The rest of the year I’ll do my record, which is very Strat heavy, a Blackmore-meets-Tony Iommi-meets-Gilmour kind of thing, and then I’ll play in my Deep Purple tribute band, which I love, because we only do MK III material, not the “Smoke on the Water” stuff. Then TSO time comes and I’ve got the Jackson Randy Rhoads model on and a rack of doom [laughs]. But when I’m making my record, I’m just using my 50-watt plexi. Some of the cuts are just the guitar straight into the amp, which is the best sound in the world.
How do you develop the tone you use with TSO? Is it left to your discretion, or is there someone saying, “This is what I need you to sound like.”
There’s a specific notion of what it’s all supposed to sound like, and you have to be in the range of that. That’s part of the reason I use a POD, in case someone says, “I really need this to sound like this,” they can just pass the preset over to me. The only thing is that we’re all different—the tone comes from your fingers, so what I need to get from an amp, in order to get the right sound for TSO, is different from what Chris Cafferty or Alex Skolnick has to do to get the right tone. But so long as at the end of the day you get it, that’s mission accomplished.
I do, I use it all the time at home. I just did this solo on this new Metal Church record, and I composed it at home with the POD; then I went into my rehearsal room and cut it at deafening volumes with my plexi. You can’t underestimate to what degree the POD changed the game, in terms of just being able to work on things. I’m amazed by that stuff.
You’ve created some massive tones for both TSO and your solo work; are there any particular secrets you’ve discovered for creating that?
Well, two things. One is the 50-watt plexi, a 1987X. That to me is where it’s at. As for lead, in a studio here in Brooklyn—because I gotta represent Brooklyn—called Sweetfire, there’s this a 100-watt head, but it’s a JCM 800 that actually has a channel switching function and reverb on it. I don’t remember what the model number is, but that was like the JCM 800 lead tone, right out of the box, just the way you want it.
So your tonal secret is pretty much just “get a Marshall.”
[laughs] And then get a good guitar and put DiMarzio pickups in it.
Go on to the next page for more with Angus, plus his gear box.
Do you like scooped tones?
Not really. It’s so funny; you listen to Randy Rhoads—a big influence for me—and he’s got a lot of high-end and midrange snot in there. That scooped thing just gets too much pick attack.
What about dropped tunings?
Well, here’s another secret of tone: heavy strings and high action. I like having my Strat—the main Strat I’m using now is a ’62 reissue—tuned to Eb, and it has a set of D’Addario strings on it that goes from 11-52. I just realized that I wasn’t getting enough sound, and someone introduced me to a hybrid set with the 52 on the bottom. When I started detuning to Eb and D, I moved to 11s.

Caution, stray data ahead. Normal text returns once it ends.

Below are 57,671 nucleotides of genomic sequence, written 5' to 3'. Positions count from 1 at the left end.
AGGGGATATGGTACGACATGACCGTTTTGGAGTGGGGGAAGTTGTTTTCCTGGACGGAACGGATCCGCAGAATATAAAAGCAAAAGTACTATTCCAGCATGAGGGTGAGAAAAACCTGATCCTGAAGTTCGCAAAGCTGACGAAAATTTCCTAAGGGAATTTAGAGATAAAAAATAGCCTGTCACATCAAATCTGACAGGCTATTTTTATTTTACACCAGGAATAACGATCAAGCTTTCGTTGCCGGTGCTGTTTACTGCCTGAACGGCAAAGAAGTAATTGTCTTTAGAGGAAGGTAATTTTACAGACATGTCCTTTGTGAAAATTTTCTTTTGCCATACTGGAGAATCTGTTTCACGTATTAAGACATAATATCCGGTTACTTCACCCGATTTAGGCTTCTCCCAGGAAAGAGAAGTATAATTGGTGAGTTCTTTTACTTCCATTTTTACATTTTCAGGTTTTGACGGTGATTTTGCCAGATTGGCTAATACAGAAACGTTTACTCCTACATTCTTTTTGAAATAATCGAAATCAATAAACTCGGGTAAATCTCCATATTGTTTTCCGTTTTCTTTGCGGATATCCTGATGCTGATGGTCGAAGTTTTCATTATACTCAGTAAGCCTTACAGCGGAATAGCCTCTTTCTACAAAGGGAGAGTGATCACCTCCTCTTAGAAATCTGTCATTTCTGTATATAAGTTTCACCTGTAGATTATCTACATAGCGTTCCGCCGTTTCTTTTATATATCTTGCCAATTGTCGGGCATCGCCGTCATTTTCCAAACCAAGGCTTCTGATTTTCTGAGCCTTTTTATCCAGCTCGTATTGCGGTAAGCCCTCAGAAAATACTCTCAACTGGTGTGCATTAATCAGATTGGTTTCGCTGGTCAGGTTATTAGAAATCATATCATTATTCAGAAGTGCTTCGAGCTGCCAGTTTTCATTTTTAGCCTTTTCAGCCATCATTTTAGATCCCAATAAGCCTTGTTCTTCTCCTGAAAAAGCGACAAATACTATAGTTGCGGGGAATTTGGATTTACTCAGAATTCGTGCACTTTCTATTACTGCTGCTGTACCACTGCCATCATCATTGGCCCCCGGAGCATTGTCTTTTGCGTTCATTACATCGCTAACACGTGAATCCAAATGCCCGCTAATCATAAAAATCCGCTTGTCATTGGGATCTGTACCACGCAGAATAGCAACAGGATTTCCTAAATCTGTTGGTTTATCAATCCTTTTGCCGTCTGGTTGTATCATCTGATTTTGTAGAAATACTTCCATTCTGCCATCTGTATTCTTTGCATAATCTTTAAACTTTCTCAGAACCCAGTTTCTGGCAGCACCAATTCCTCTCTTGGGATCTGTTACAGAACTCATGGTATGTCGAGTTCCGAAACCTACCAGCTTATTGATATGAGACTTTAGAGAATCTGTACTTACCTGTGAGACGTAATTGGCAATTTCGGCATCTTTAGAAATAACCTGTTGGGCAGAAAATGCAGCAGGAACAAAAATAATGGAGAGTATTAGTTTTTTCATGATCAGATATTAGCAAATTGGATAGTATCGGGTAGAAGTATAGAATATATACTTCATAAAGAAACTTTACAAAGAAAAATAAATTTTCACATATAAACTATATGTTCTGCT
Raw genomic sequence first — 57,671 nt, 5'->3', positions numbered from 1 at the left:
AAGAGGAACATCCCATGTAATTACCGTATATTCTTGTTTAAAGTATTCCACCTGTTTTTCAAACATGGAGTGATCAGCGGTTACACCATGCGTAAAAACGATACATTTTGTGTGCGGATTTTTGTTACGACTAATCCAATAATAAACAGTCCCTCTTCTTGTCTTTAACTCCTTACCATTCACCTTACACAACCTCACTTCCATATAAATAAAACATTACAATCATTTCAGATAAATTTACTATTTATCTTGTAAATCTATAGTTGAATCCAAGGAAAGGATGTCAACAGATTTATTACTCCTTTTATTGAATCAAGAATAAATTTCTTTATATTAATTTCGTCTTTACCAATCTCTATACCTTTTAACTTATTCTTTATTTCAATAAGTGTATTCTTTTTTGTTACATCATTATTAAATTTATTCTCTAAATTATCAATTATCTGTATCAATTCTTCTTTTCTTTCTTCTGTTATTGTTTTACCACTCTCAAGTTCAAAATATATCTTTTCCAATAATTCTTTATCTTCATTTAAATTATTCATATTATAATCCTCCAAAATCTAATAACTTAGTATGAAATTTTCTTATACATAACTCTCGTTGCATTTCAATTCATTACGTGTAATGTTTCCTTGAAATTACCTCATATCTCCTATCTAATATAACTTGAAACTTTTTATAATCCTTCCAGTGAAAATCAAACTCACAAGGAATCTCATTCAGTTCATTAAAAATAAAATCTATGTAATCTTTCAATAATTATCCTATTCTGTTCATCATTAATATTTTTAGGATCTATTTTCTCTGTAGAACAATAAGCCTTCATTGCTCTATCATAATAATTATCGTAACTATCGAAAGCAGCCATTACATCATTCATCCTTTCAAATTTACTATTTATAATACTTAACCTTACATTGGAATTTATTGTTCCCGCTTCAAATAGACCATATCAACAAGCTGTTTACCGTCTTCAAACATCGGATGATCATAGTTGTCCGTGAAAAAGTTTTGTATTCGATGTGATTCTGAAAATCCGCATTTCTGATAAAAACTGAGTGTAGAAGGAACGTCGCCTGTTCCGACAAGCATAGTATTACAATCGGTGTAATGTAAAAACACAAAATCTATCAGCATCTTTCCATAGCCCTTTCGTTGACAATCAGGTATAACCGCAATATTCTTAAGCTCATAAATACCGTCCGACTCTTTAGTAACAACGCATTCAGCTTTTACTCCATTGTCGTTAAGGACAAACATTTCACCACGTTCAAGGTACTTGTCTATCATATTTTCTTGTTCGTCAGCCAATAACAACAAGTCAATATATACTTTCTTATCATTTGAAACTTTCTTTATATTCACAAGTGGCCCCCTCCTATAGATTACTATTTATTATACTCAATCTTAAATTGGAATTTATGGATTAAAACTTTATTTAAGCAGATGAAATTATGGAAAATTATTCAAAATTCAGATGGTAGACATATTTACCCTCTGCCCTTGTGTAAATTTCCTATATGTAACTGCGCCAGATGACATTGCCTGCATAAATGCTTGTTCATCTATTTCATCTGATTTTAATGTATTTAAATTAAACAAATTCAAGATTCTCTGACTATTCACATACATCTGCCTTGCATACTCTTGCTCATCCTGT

D’Addario makes a set of 11-52s now. Because you know the kids love to drop tune those guitars.
What do you think of those that drop to notes like C to be heavy?
Crazy notes, but there’s some of that early Sabbath where he’s got a low C# on the guitar, and he was playing eighths on a Gibson scale guitar!
What’s funny about that early Sabbath stuff is that every now and then I’ll notice a sound coming out of my plexi, and I’ll listen and say, “Is it supposed to do that?” Then I’ll put Black Sabbath on and I’ll hear that same sound, and I’ll say, “Okay, my amp is fine.” [laughs] I’ll be worried until I confirm it with Sabbath.
Your MySpace page says, “A new breed of guitar hero...”
A new breed of American guitar hero [laughs].That’s a tagline I got from Al.
What does it mean?
Well, this gets off the TSO track, but I just think that... if you start from Eddie Van Halen and move to guys like Yngwie—and I’m an immense Yngwie fan—you had that whole look and style just raining down on everybody for five or ten years. And all the guys that made their names then still have a profile, this real gravitas to who they are. But chops guitar is coming back. Bands like Dragonforce are on Guitar Hero and everyone’s interested in technical playing. And so I just think it makes room for a new generation of guys who can make their names in that realm of guitar, and I’m all for it.
You’re gonna have a new breed. John 5 is an amazing player; Bumblefoot is amazing. These guys are throwing down with the best of them, and they’re able to make their own names. It’s not like, “Oh man, you weren’t there then, so you don’t get to be a guitar hero.” We’re making room for guitar heroes again, and I think that’s a great thing.
When Angus takes the stage with TSO, here’s what he’s caroling on.